Clash of good vs. evil in latest J.K. Rowling romp

Clash of good vs. evil in latest J.K. Rowling romp
A scene from “Fantastic Beasts: The Crimes of Grindelwald.”

“Fantastic Beasts: The Crimes of Grindelwald”

Very Good (3 stars)

Rated PG-13 for action

Running time: 134 minutes

Production Studios: Heyday Films / Warner Brothers Pictures

Studio: Warner Brothers Pictures

“Fantastic Beasts: The Crimes of Grindelwald” is the second in a series of five Harry Potter prequels being written and produced by author J.K. Rowling. The movie was directed by David Yates who made the original “Fantastic Beasts” as well as Harry Potters 5 through 8.

Set in 1927, the film unfolds six months after the first which ended with the apprehension and imprisonment in New York City of the evil Gellert Grindelwald (Johnny Depp). However, while being transported across the proverbial pond to Europe, the dark wizard escapes his captors with the help of his minions.

Next thing you know, he’s hatching a diabolical plot to establish a new world order by breeding a race of pure-blood witches and wizards to rule over all “muggles,” aka ordinary people. Ultimately, the hope for saving humanity will rest on the shoulders of the picture’s protagonist, Newt Salamander (Eddie Redmayne).

This good wizard is a “magizooligist,” meaning he has an army of supernatural animals at his disposal. Trouble is, Newt has been grounded by the British Ministry of Magic since inadvertently making such an embarrassing mess in the Big Apple during FB1.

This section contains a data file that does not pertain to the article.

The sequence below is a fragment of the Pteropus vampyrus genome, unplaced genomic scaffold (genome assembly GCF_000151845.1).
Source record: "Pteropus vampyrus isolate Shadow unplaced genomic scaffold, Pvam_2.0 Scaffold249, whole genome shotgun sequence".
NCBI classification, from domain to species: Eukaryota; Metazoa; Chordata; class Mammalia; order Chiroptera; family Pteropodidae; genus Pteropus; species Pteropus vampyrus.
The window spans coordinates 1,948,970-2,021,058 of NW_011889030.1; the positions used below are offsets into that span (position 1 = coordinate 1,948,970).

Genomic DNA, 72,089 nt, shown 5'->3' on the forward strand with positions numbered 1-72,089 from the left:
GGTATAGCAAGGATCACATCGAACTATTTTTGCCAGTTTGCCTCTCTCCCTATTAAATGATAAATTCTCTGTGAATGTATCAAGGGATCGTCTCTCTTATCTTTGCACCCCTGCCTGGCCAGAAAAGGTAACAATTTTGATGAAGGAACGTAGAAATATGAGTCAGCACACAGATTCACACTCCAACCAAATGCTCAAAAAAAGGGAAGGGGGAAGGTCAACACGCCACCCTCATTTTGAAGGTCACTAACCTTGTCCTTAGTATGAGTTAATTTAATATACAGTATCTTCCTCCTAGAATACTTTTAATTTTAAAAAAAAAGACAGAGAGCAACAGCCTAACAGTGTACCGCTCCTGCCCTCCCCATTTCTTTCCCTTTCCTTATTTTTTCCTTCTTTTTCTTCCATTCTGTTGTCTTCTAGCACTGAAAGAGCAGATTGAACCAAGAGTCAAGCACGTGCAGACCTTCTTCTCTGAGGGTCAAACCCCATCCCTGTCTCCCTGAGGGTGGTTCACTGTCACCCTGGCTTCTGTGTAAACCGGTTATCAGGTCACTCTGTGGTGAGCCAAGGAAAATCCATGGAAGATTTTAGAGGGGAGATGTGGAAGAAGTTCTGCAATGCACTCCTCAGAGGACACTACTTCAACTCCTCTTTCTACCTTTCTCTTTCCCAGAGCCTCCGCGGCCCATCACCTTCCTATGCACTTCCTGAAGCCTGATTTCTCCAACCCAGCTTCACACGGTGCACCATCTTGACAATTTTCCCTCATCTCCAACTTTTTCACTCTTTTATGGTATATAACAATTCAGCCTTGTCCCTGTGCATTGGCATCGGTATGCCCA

Following a successful appeal of the harsh sentence, the unassuming hero’s wand and travel rights are restored, setting in motion a series of events leading to an inevitable showdown with the megalomaniacal Grindelwald. Still, the deliberately-paced tale takes a number of nostalgic detours prior to the monumental clash of good vs. evil, thanks to Newt’s fervent desire to remain neutral.

So, we’re first treated to a string of extraneous subplots, like distracting sidebars revolving around reunions with Professor Dumbledore (Jude Law) and Newt’s old flame, Leta Lestrange (Zoe Kravitz). Diehard fans of the franchise are apt to appreciate such time-filling folderol while average audience members might grow increasingly impatient for the visually-captivating action sequences.

Overall, FB2 proves to be an entertaining episode ending on an engaging enough note to keep you curious about the next offering in J.K. Rowling’s incomparable Wizarding World series.

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